If the previous steps in this article do not resolve the problem, remove incompatible software by using the Recovery Console. Complete steps that describe how to do this are beyond the scope of this article. However, you may be able to use the following articles as guidelines for performing this procedure.
313670 (http://support.microsoft.com/kb/313670/) How to replace a driver by using Recovery Console in Windows 2000
816104 (http://support.microsoft.com/kb/816104/) How to replace a driver by using Recovery Console in Windows Server 2003
326215 (http://support.microsoft.com/kb/326215/) How to use the Recovery Console on a Windows Server 2003-based computer that does not start
229716 (http://support.microsoft.com/kb/229716/) Description of the Windows 2000 Recovery Console
307654 (http://support.microsoft.com/kb/307654/) How to install and use the Recovery Console in Windows XP
307545 (http://support.microsoft.com/kb/307545/) How to recover from a corrupted registry that prevents Windows XP from starting
216417 (http://support.microsoft.com/kb/216417/) How to install the Windows Recovery Console

Back to the top

http://support.microsoft.com/default.aspx?scid=kb;en-us;156669[/url]
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Postby Thunderstorm » Fri Apr 04, 2008 8:52 am

nietoperz wrote:It says:
STOP: c000021a fatal system error
The Windows Logon Process system process terminated unexpectedly
0x00000034 (0x000000000 0x000000000)
The system has been shut down.
:(


Do you have an install disc you could let it boot from? Do you need one?

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Postby Alex Delarge » Fri Apr 04, 2008 8:54 am

I wouldn't try to do everything above...

Firstly, try to login in safe mode. If that is successful, uninstall any recent programs, toolbars, etc.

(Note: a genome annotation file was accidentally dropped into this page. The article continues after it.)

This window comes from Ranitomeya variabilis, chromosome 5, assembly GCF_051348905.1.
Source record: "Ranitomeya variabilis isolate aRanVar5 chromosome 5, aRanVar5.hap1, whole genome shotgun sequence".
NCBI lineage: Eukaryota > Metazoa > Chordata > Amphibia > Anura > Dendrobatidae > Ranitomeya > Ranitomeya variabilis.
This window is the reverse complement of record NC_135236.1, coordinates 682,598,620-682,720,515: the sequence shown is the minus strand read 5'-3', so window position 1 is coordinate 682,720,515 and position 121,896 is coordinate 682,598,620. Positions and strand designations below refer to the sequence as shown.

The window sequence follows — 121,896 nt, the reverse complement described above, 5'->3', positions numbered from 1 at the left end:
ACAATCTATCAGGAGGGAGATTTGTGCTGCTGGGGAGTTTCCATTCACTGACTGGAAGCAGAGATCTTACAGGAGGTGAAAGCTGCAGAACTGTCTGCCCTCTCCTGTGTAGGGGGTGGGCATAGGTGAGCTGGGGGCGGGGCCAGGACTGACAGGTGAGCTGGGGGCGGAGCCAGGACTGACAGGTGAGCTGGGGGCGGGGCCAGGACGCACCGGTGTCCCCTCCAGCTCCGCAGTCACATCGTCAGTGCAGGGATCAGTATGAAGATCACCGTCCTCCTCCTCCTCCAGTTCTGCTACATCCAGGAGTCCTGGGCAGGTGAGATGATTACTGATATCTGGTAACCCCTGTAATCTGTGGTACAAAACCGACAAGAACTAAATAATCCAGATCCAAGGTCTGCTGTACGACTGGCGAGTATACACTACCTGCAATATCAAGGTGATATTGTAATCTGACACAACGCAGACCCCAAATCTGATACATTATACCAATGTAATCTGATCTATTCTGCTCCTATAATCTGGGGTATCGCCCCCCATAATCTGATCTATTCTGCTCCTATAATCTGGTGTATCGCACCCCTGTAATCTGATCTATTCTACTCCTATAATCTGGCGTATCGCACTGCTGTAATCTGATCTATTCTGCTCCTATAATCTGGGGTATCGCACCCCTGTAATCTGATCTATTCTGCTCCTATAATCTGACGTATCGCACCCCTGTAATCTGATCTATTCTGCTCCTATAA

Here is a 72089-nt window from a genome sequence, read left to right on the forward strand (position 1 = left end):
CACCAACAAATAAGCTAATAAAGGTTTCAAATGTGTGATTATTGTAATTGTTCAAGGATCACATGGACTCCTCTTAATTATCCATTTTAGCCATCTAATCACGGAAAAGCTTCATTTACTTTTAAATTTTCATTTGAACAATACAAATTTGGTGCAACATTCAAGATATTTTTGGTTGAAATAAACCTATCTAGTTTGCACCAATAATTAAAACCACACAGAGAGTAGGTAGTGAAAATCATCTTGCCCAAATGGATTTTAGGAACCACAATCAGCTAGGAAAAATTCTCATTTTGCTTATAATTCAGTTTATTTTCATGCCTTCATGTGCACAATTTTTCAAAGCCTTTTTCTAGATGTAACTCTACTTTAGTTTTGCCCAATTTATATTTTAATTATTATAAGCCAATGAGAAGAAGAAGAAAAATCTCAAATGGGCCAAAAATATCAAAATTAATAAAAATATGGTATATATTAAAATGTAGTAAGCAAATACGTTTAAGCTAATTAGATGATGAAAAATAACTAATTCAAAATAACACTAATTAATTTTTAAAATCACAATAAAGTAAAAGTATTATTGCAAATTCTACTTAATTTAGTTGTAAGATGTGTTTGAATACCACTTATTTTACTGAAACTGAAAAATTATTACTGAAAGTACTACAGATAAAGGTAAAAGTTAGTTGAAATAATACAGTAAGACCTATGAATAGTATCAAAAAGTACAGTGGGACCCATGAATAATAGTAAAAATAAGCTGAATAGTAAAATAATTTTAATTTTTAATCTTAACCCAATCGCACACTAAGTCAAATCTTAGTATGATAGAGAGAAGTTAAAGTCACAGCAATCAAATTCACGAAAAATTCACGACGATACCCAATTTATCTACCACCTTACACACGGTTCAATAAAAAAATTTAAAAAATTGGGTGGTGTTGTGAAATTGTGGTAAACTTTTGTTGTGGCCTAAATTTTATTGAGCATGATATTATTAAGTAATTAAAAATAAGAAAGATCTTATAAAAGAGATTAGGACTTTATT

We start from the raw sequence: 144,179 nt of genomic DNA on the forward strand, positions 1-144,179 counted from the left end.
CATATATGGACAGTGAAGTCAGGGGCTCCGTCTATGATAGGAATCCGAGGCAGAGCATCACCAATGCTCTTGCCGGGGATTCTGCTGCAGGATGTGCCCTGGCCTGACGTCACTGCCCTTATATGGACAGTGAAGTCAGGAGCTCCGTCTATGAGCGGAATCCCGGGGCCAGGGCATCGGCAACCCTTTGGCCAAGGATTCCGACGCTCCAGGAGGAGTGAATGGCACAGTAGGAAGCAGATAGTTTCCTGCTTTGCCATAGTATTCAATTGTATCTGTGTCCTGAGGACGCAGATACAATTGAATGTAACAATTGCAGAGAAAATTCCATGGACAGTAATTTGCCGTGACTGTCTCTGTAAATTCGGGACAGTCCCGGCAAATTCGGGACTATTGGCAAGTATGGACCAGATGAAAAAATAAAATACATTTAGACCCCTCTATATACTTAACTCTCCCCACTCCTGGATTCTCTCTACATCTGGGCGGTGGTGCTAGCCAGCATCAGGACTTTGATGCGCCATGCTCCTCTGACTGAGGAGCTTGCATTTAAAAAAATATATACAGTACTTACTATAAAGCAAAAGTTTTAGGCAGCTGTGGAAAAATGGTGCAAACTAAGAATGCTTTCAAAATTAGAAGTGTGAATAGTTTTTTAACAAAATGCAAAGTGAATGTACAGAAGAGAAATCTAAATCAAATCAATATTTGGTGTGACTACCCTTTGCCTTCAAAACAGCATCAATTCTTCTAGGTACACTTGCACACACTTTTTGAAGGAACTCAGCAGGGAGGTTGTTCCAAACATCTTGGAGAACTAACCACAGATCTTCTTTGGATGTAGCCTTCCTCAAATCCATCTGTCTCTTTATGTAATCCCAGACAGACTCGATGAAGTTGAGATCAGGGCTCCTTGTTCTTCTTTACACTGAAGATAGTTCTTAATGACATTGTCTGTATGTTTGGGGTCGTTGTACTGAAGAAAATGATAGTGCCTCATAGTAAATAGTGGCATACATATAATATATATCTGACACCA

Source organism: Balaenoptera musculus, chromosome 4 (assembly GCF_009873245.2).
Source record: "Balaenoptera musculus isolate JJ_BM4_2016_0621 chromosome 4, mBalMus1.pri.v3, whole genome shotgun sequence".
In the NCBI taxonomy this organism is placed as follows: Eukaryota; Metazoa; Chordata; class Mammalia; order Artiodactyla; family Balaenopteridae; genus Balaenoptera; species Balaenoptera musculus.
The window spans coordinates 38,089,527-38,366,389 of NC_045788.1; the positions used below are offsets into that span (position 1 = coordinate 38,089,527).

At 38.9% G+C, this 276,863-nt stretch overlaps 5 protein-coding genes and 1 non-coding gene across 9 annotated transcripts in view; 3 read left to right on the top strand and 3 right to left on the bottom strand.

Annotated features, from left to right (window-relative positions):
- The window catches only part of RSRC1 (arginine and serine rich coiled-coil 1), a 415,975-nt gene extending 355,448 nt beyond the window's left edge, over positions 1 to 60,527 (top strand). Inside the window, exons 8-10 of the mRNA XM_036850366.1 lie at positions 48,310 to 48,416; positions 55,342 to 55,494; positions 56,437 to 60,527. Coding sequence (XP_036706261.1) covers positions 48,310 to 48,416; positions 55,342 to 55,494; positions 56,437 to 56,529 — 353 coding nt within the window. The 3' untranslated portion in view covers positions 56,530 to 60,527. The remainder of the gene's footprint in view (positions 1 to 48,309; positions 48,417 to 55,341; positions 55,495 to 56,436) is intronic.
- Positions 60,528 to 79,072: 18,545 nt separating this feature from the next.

I have seen this before, was caused by google toolbar. Toolbars that interface with IE are terrible about this, but your issue could be different.

Keep logging into safe mode and uninstalling extraneous programs, games, etc, one by one, until you get into windows normally.

Don't worry about boxed games, maybe downloadable games or something, they can be notorious for shitware.
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Postby nietoperz » Fri Apr 04, 2008 9:03 am

I can't get to the command prompt, and Last Known Good Configuration just crashes. I don't have a boot disc either. :(
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Postby nietoperz » Fri Apr 04, 2008 9:05 am

Safe mode crashes as well.
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Postby Alex Delarge » Fri Apr 04, 2008 9:05 am

nietoperz wrote:I can't get to the command prompt, and Last Known Good Configuration just crashes. I don't have a boot disc either. :(


When you press F8 while windows is loading and before it crashes, do you get a menu with safe mode in it?

I am pretty sure if you can access last known configuration you can access safe mode.
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Postby Alex Delarge » Fri Apr 04, 2008 9:06 am

nietoperz wrote:Safe mode crashes as well.


Hmm....

Give me a second...
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Postby Alex Delarge » Fri Apr 04, 2008 9:08 am

I am safe in assuming you have no windows install disc?